This weekend if choosing to travel in avalanche terrain it is important to remember although the snowpack is wind hardened and tired, it does have a poor structure. There are a variety of weak layers (buried surface hoar and facets) in the middle of the pack as well as at the bottom (facets). The slab on these weak layers is quite variable and hard – and though difficult to trigger, the possibility does exist. Steep wind loaded slopes (Northern and Eastern) that haven’t avalanched yet are the most suspect. Likely trigger spots are in thinner areas near rocks. Obvious signs like cracking and ‘whumpfing’ are becoming less common, making it more difficult to assess slope stability. Watch for areas with hard over soft snow and hollow sounding snow. Avoid cornices, wind pillowed snow in start zones and loaded areas farther down slope (from the strong winds). Hard slabs may allow you to get well out onto them before breaking. Heavier loads, such as multiple snowmachines or people on the slope at one time might tip the balance. Safe travel protocol is your friend. Remember to only expose one person at a time, watch your partners, have an escape route planned, group up in safe zones and pay attention to other groups around you.
In the periphery areas (Girdwood, Johnson/Lynx Creek and Summit Lake) where a thinner snowpack exists, several observers have experienced collapsing/whumpfing in more recently which indicates the potential for these persistent slab avalanches may be higher. Heighten caution is advised if traveling out of the core Turnagain Pass terrain.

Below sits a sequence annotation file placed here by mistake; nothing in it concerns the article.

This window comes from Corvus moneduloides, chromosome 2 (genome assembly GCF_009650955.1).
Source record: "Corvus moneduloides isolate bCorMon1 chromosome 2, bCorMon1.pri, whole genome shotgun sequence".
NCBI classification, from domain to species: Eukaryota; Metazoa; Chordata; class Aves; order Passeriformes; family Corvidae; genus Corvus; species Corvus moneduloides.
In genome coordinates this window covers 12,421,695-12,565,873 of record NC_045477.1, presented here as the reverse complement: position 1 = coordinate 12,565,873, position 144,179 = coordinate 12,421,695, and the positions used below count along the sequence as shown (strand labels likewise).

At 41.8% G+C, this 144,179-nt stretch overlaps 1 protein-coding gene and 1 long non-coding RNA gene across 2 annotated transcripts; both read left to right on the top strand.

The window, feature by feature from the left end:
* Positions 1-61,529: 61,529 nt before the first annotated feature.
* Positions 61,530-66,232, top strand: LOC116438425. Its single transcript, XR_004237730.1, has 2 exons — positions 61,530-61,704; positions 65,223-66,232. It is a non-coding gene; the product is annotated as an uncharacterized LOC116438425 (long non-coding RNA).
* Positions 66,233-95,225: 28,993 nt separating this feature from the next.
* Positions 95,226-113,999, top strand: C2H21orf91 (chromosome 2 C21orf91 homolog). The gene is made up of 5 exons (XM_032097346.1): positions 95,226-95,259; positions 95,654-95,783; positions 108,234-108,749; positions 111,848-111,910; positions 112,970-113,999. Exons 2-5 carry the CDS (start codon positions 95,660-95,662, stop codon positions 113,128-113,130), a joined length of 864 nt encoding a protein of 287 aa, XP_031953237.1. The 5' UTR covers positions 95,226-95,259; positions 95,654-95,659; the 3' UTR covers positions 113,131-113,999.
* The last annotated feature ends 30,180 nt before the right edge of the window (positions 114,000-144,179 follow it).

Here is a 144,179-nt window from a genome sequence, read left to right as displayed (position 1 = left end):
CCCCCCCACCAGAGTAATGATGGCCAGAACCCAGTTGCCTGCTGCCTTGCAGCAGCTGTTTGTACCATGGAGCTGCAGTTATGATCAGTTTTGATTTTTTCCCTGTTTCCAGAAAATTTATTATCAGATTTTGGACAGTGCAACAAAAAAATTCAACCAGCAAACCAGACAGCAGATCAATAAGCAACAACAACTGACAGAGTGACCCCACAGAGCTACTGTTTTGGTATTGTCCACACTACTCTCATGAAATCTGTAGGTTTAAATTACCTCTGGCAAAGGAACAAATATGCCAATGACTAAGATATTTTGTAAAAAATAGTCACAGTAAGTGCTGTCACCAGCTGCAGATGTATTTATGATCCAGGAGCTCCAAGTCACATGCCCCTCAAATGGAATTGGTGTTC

Slab over facets on the North side of Tincan Wednesday. Photo: Heather Thamm
Believe it or not, 3 glide avalanches have occurred in the past week in the Turnagain Pass zone. These are SE aspect of Lynx Creek, SE aspect of Seattle Creek, and the SW face of Eddies. Along with recognizing wind affected snow, keep an eye out for glide cracks and limit time under these.
Yesterday was clear, sunny and cold. Temperatures were in the teens along ridge tops and single digits in the valleys. Winds were light and Northerly. Overnight temperatures were near 0F and below, skies were clear and winds remained light.
Today, tonight and tomorrow will be similar as blocking pattern (Omega block) dominates the weather in Southcentral Alaska into next weekend. Daytime temperatures will be slightly warmer in the teens-20Fs and dip back down to single digits at night. N winds will be mostly light with some gusts into the 20s. Skies will be mostly clear.
|Temp Avg (F)||Snow (in)||Water (in)||Snow Depth (in)|
|Center Ridge (1880′)||5||0||0||35|
|Summit Lake (1400′)||2||0||0||11|
|Alyeska Mid (1700′)||10||0||0||23|
|Temp Avg (F)||Wind Dir||Wind Avg (mph)||Wind Gust (mph)|
|Seattle Ridge (2400′)||13||WNW||7||15|
|11/30/22||Turnagain||Observation: Tincan||John Sykes Forecaster|
|11/28/22||Turnagain||Observation: Pastoral||Schauer/ Wadsworth Forecaster|
|11/26/22||Turnagain||Observation: Eddies||Schauer/ Cullen Forecaster|
|11/26/22||Turnagain||Observation: Eddies||Andy Moderow|
|11/26/22||Turnagain||Observation: Lipps||Big Ripper|
|11/25/22||Turnagain||Observation: Sunburst||Hannah Smith|
|11/25/22||Turnagain||Observation: Sunnyside / Seattle Ridge||Matti Silta|
|11/25/22||Turnagain||Observation: Sunburst||John Sykes Forecaster|
|11/25/22||Turnagain||Observation: Tincan Trees||Andy Moderow|
Status of riding areas across the Chugach NF is managed by the Glacier and Seward Ranger Districts, not avalanche center staff. Riding area information is posted as a public service to our users and updated based on snow depth and snow density to prevent resource damage at trailhead locations. Riding area questions contact: email@example.com
|Area||Status||Weather & Riding Conditions|
This is a general backcountry avalanche advisory issued for Turnagain Arm with Turnagain Pass as the core advisory area. This advisory does not apply to highways, railroads or operating ski areas.